The Instigator
Pro (for)
0 Points
The Contender
Con (against)
8 Points

Social Welfare Is Immoral

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Post Voting Period
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Voting Style: Open Point System: 7 Point
Started: 12/29/2016 Category: Politics
Updated: 1 year ago Status: Post Voting Period
Viewed: 1,290 times Debate No: 98496
Debate Rounds (5)
Comments (29)
Votes (2)




I will argue that public social welfare is immoral.

No new arguments in R5.

You start.


I will use this to frame the debate rather than introduce arguments. Since the burden of proof is on pro, Con anaysis can'treally begin until we have already seen the Pro analysis.

The resolution is framed by Pro as a truth statement, meaning that the topic is a resolution of fact, with the burden of proof resting sqaurely on Pro. Pro's burden is to offer contructive analysis and compelling examples showing us the resolutiois true in all cases. This is a very tall order.

The burden of Con is not to show that social welfare is "moral" or morally superior to whatever world view offered by pro, but to btter show that social welfare is not immoral.

If Con can show that social welfare is not immoral Con wins. If Pro fails to prove the resolution is true in all cases, Con wins.
Debate Round No. 1


I appreciate Con taking the time to frame the debate. I have no objections and thereby fully agree to stated terms of the debate.


"Welfare" or "Social Welfare" is the provision of a minimal level of well-being and social support for citizens without current means to support basic needs. [1]

"Public" specifies tax revenue as being the principle source of funding of an institution.

"Charity" is the provision of social support including, but not being restricted to, social welfare through private funding.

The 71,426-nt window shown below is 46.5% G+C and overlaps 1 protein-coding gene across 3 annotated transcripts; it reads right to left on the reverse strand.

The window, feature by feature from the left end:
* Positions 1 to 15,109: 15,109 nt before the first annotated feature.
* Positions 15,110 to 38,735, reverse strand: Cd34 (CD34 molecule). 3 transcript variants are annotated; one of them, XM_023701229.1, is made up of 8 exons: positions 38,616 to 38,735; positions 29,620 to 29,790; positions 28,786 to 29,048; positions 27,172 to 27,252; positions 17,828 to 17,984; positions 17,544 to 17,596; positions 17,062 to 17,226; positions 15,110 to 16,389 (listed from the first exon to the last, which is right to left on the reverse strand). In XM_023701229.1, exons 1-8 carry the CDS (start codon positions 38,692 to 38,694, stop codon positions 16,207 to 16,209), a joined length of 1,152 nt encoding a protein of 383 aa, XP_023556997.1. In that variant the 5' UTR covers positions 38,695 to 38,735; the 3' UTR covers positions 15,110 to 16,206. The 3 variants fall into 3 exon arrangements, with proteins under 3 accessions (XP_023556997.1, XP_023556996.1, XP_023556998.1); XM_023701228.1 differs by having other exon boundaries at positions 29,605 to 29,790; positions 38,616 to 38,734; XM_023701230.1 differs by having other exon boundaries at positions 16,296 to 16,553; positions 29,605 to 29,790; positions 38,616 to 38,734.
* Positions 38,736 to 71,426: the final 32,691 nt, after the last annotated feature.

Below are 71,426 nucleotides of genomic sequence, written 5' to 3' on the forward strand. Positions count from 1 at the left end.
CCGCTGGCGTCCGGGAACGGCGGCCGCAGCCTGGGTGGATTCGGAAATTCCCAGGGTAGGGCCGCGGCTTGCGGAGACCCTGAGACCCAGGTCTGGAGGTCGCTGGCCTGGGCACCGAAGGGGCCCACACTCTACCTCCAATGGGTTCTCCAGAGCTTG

I will not argue against the value of welfare as such, as it is unquestionable that any society of considerable size will always have people in need of help to increase their personal welfare, be it because of unfortunate circumstances due to no fault of their own or because of bad life decisions. Welfare is there to help these individuals to get to a point in their lives from which they are able to sustain themselves without subsidy. I have good reason to believe welfare is a necessary cause in a society that ought to be as free, prosperous and peaceful as possible.

That being said, it is crucial to examine the moral dimension that is inherent in the sourcing of funds that uphold an institution created for providing social support.

In this debate, I will argue that public social welfare is immoral because it is per definitionem funded through taxation, which I will show violates the basic moral principle of Thou Shalt Not Steal.

My moral reasoning will be based on Stefan Molyneux's "Universally Preferable Behaviour - A Rational Proof of Secular Ethics" [2] and I will expand on it as much as necessary.


Any moral issue is either moral or immoral. "Amorality" is reserved only for issues that have no bearing on moral principles, such as "Being on time" or opening a door for someone (see [2]).

Any moral end that is achieved through the systematic violation of moral principles cannot be considered moral, and is thereby immoral.

Moral ends cannot justify immoral means, because without this principle morality ceases to exist and the principle falls apart. To illustrate, if stealing cash is moral for as long as one is buying food with it (or whatever moral action), then stealing and being stolen from both become good. As a result people will no longer resist being stolen from, and theft ceases to exist. The same is true for rape, murder and fraud, comprising all of the actions that can be argued are universally immoral (for further reference, see [2]).

Theft is the felonious taking and removing of personal property with intent to deprive the rightful owner of it. [3]

Theft is immoral because it violates the Non-Aggression Principle (NAP), which states that the "initiation" of physical force against persons or property, the threat of such, or fraud upon persons or their property is illegitimate. [4]

Therefore, public social welfare is immoral if it is indeed funded through theft.

Taxation is a means by which governments finance their expenditure by imposing charges on citizens and corporate entities. [5]

To impose is to establish or bring about something as if by force. [6]

Force is violence, compulsion, or constraint exerted upon or against a person or thing. [7]

Therefore, taxation violates the NAP and describes - just like theft - the felonious taking and removing of personal property with intent to deprive the rightful owner of it, with the difference of it being institutionalized and protected by government law.